Paradise by the dashboard light

Bruce "Cousin Brucie" Morrow in his glory days at WABC-AM radio in New York City.
Bruce “Cousin Brucie” Morrow in his glory days at WABC-AM radio in New York City.

Many Saturday nights in the early 1960s included parking with a date at Rocky Knob overlook on the Blue Ridge Parkway, listening to “Cousin Brucie” Morrow on WABC-AM on the radio of my ’57 Ford Fairlane hardtop.

WABC was a clear channel 50,000-watt station back then and a decent AM car radio could pick it up at Rocky Knob, along with Chicago’s WLS AM with Dick Biondi spinning rock music records and St. Louis Cardinal baseball games on KMOX-AM in St. Louis.

With luck, a date would spend most of the evening at the overlook stretched out in the back seat of the Ford as we kissed and explored each other while music bathed us from a pair of good rear speakers.

AM Top 40 rock ruled the airwaves in the 60s before FM gave listeners better sound and fewer commercials into the 70s and beyond.  Today, more people listen to popular music on iPods and similar devices.

Cousin Brucie still spins records and entertains on XM Satellite Radio.

Biondi left WLS in a dispute but found work at top stations in Los Angeles and elsewhere before returning to the Windy City in the 1980s and worked for WLS-FM into the next century.  He left the airwaves in 2017 and has not returned.

Biondi always pushed what then was “the edge.”  He offered tickets to a drive-in movie theater one night to the first person who called him and correctly guessed the word that “started with ‘F’ ended with ‘K.’ ”  After more than an hour, he told those who called in with, for the most part, an obscene guess, that the correct word as “firetruck.” The joke got a reprimand from the station.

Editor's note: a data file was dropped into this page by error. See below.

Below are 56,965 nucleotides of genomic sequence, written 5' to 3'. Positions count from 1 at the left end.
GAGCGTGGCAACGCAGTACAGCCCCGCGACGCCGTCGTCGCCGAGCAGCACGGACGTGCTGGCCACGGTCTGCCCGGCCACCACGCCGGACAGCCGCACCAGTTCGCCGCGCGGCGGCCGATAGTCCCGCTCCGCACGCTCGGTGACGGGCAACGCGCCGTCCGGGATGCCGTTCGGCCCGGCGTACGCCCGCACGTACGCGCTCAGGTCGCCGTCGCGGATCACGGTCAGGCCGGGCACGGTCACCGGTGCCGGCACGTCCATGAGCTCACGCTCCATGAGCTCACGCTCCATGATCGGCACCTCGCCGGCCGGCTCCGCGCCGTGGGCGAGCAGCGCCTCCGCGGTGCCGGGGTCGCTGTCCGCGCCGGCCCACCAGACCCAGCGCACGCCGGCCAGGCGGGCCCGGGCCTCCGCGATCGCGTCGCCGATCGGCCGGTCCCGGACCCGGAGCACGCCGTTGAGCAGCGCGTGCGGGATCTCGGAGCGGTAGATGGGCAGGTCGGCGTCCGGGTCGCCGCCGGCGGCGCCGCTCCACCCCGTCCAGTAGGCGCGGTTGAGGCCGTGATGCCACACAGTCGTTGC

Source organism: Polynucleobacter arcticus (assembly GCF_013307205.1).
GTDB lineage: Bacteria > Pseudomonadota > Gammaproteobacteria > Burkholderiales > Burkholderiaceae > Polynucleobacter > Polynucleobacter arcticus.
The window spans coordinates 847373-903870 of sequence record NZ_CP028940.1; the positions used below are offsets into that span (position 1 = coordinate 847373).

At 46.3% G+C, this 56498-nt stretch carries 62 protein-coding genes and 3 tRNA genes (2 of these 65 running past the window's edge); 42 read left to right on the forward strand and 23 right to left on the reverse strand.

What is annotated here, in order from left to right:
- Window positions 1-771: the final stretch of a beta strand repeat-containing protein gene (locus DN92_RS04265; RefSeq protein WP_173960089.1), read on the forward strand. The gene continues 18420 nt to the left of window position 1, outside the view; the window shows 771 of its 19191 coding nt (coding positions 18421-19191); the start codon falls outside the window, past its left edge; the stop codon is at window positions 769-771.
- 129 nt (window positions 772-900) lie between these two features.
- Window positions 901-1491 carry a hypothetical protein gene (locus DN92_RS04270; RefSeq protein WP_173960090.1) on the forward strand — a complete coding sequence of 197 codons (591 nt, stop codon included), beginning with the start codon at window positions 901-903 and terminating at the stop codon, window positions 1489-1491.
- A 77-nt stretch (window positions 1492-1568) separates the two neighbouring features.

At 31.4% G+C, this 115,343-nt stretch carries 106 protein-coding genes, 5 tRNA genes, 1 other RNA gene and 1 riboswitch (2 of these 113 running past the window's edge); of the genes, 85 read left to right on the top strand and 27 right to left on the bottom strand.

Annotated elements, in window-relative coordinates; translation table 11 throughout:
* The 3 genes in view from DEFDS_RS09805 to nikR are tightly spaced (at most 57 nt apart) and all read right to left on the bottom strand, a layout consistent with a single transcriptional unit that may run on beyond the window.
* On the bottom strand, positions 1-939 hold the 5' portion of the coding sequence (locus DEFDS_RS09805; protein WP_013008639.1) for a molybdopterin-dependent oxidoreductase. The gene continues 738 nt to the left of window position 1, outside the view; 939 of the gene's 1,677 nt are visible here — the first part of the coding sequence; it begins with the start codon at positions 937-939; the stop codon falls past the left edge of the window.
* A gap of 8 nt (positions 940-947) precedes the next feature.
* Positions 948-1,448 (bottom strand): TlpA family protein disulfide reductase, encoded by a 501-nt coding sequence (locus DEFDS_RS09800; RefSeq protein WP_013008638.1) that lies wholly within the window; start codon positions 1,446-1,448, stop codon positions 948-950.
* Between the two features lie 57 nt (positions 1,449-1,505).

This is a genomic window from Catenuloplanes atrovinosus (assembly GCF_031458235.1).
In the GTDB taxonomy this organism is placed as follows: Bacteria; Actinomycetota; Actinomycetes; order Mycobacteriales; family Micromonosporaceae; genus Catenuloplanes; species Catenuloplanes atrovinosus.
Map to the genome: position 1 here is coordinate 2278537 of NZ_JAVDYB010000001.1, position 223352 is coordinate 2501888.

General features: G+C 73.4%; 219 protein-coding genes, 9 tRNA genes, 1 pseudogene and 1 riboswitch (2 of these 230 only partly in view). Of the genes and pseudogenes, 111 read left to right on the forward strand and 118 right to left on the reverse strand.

Another reprimand came when he played Gene Pitney’s “It Hurts to Be in Love” and dedicated it to “all the virgins in Chicago.”

Today’s “shock jocks” got a lot further and don’t even raise an eyebrow, much less risk of a reprimand.

Rocker Meatloaf remembered the old days of car radios and teenage lust with “Paradise by the Dashboard Lights” in 1977, written by Jim Steinman, with lyrics like:

You got to do what you can
And let Mother Nature do the rest
Ain’t no doubt about it
We were doubly blessed
‘Cause we were barely seventeen
And we were barely dressed

Yes, I have fond memories on those nights at Rocky Knob with the music, Cousin’ Brucie, Dick Biondi and teenage hormones.

Seems almost innocent now.

Dick Biondi days at WLS in Chicago.


© 2004-2021 Blue Ridge Muse

© 2021 Blue Ridge Muse